It was intense, it was dramatic, and at times it was downright ugly. But Liverpool won the Carling Cup. Here are five things we learned.
Liverpool have the second best defense in the league behind Manchester City and a big part of that is the presence of Martin Skrtel. Once deemed the softest hard man in football Skrtel is now a dominate force who rarely lets opposition strikers get the better of him, and is almost always available for selection.
His partnership with Agger is a manager’s dream. Agger has license to take the ball forward and Skrtel is strong and fast enough to cover the space in behind. If Skrtel’s defensive game wasn’t enough, he showed Liverpool’s profligate strikers how to score last night with a well-taken, albeit scrappy goal.
How many important goals can one man score in his career? Dirk Kuyt has consistently grabbed late match winners throughout his time at Anfield and he thought he’d grabbed another when he put Liverpool ahead in extra time.
His replacement of a pretty quiet Jordan Henderson instantly bought new energy to the side and at the end of the day, there aren’t many players in that Liverpool dressing room who deserved a trophy more than ‘Mr Duracell’ himself. It’s hard to believe a player who’s given as much as he has hasn’t won one sooner and it was intensely satisfying to see him slot his penalty and jump up and down like a little child.
Cardiff gave it everything last night. You won’t see a performance with that much heart for a long time. Completely dominated for 120 minutes, they defended like Champions and in the rare moments they held on to possession looked like a fairly good side.
Miller created one goal and had a glorious chance to win it just before the death. That miss along with his miss in the shoot out will long haunt his memory.
Nonetheless, the way they fought back from 2-1 down in extra time to draw level just before the end is the stuff people play and watch sports for. They took a team that spent £100 million plus in 2011 to penalties and nearly won. They can all hold their heads up high.
Dalglish knows a thing or two about trophies. He knows a thing or five about the League Cup too. This win makes it five times he’s won it as player or manager. That is an amazing stat.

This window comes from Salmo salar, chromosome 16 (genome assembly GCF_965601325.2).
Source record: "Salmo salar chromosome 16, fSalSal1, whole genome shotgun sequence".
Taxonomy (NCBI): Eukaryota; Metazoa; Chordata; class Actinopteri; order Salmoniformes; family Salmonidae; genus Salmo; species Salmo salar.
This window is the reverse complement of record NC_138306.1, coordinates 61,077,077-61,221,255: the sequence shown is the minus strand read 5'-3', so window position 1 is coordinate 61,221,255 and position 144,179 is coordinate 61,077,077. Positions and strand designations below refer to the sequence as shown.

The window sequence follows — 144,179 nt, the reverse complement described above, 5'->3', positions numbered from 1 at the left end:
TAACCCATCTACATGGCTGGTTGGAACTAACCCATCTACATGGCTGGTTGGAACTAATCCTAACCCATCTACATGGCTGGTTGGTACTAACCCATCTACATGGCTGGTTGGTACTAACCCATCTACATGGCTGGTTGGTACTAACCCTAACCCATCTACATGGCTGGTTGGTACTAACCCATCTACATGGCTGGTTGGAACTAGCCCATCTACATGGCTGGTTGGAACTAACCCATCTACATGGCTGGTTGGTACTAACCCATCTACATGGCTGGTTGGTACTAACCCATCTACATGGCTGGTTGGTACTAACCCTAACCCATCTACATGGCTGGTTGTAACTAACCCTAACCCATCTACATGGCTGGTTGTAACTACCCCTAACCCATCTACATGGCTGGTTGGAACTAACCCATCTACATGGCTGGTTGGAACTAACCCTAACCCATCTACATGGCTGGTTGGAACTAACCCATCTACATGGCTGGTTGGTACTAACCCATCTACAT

It’s good to see a manager taking the Carling Cup seriously, because it’s a worthy prize and the first trophy Liverpool has one in six years. It also puts us in the Europa League next season.
Even if Dalglish hasn’t got the side playing stellar football at least Liverpool supporters know what it feels like to win something again. Which brings me to our last point.
45 shots on goal and 11 on target. Those are the statistics from last night from the Guardian and the story of Liverpool’s season. In reality, Liverpool should’ve put the game to bed, like they should’ve so many times before.
Charlie Adam was again inconsistent with his passing (What was he thinking when he hit that penalty?), Henderson was completely overcome by the occasion and the play was just so predictable. There were way too many crosses and it played right into Cardiff’s hands.
Bar Stewart Downing, who has been pretty ordinary but had one of his best games last night, Enrique and Bellamy, the best players on the field last night were all pre-Kenny signings. Johnson, Skrtel, Agger, Kuyt and Reina were immense. They’ve been immense all season. But Liverpool are still the worst finishers in the Premier League and that could continue to harm them.
They’re currently seven points off fourth place and should they lose to a resurgent Arsenal they’ll be 10 points off and Champions League will almost certainly be gone for another season.
No one can say this trophy doesn’t matter, though. It’s the biggest day in Jose Enrique’s career and it’s a long time coming for Kuyt, Agger, Skrtel and Pepe. It’s Liverpool’s first trophy in six years and even if all it does is give us another taste of success, that’s got to count for something. Liverpool need to remember what this feels like and do everything in their power to feel it twice more this season.